The Bingham Canyon Mine outside of Salt Lake City, Utah is the largest mine in the world. It is 2.5 miles wide and .75 of a mile deep. The pit itself was once part of a the surrounding mountain range. Each day, 450 tons of copper ore are removed from the site.
Virginia is undergoing some of the most extreme mountain top removal mining in the US. The town of Appalachia has been devastated by coal mining, and the Spruce No. 1 mine, also located in Virginia, is one of the largest mountain top removal mines in the world. Due to its enormous size and impact on local environment, it has been hotly debated by the federal government. The project was approved by the Bush Administration, but is now being re-examined by the Obama Administration for its obvious violation of the Clean Water Act. Though it may expand in the future, here is a photo of what it already looks like today:
[img_assist|nid=204041|title=Mountain top removal mining|desc=|link=none|align=left|width=640|height=480]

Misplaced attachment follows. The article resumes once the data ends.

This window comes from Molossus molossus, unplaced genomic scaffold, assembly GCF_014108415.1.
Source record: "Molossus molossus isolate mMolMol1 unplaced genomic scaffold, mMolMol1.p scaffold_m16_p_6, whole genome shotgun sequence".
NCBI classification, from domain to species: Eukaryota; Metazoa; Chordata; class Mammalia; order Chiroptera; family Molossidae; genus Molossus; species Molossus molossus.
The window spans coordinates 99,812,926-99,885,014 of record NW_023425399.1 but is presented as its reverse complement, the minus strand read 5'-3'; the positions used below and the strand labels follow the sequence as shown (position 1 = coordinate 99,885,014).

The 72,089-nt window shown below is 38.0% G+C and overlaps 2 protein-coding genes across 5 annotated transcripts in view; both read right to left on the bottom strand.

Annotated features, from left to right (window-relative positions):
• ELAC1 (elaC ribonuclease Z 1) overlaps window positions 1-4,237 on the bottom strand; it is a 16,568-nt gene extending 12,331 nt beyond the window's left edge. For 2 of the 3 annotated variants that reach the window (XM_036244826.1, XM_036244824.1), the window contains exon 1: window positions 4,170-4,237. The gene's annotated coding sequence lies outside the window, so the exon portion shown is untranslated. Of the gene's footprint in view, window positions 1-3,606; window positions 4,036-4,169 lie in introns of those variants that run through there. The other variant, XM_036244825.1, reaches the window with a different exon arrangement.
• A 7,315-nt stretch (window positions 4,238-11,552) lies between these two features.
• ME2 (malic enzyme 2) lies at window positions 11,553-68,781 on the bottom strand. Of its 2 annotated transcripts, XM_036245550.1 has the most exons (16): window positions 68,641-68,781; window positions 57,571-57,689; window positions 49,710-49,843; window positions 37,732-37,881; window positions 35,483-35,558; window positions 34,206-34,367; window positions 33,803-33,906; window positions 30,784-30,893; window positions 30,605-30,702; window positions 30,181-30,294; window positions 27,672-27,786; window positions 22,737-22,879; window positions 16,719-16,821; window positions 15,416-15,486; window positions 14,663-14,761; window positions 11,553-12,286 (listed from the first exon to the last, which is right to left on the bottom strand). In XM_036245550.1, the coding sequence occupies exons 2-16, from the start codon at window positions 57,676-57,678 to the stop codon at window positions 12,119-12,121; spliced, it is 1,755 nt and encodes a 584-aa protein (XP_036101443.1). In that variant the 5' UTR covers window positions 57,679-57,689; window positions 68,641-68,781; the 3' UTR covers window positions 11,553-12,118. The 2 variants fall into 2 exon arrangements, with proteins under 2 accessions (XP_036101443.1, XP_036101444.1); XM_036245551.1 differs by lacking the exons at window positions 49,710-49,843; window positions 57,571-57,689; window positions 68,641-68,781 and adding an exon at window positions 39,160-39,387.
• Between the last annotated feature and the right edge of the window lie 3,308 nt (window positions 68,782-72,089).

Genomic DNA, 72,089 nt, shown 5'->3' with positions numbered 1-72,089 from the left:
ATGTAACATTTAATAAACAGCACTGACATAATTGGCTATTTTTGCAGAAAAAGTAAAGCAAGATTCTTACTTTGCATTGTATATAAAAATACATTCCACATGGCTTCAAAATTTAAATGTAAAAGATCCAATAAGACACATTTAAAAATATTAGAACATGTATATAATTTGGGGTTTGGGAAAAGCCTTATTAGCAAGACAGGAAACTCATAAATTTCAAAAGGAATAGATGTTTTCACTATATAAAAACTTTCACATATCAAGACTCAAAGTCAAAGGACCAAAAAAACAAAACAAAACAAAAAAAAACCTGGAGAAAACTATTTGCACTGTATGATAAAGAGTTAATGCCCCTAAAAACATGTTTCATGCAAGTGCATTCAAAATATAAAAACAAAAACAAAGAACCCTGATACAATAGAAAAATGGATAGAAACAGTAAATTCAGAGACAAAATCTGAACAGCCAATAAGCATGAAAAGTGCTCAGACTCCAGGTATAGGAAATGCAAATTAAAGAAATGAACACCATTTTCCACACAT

The citation for hottnez.com says Bingham Canyon has produced more copper than any other mine, but this is not true, neither cumulatively nor on a current annual basis. Bingham Canyon has produced about 18 million tons of copper but Chuquicamata in Chile has produced more than 29 million tons. Also Chuquicamata is larger in some dimensions than the Bingham Canyon pit. At least two mines, Chuquicamata and Escondida, produce more copper annually than Bingham Canyon. And while Bingham Canyon is certainly a scar on the landscape, it is not a mountain-top removal mine in the modern sense as usually applied to coal mines; it is really on the flank of the mountains.
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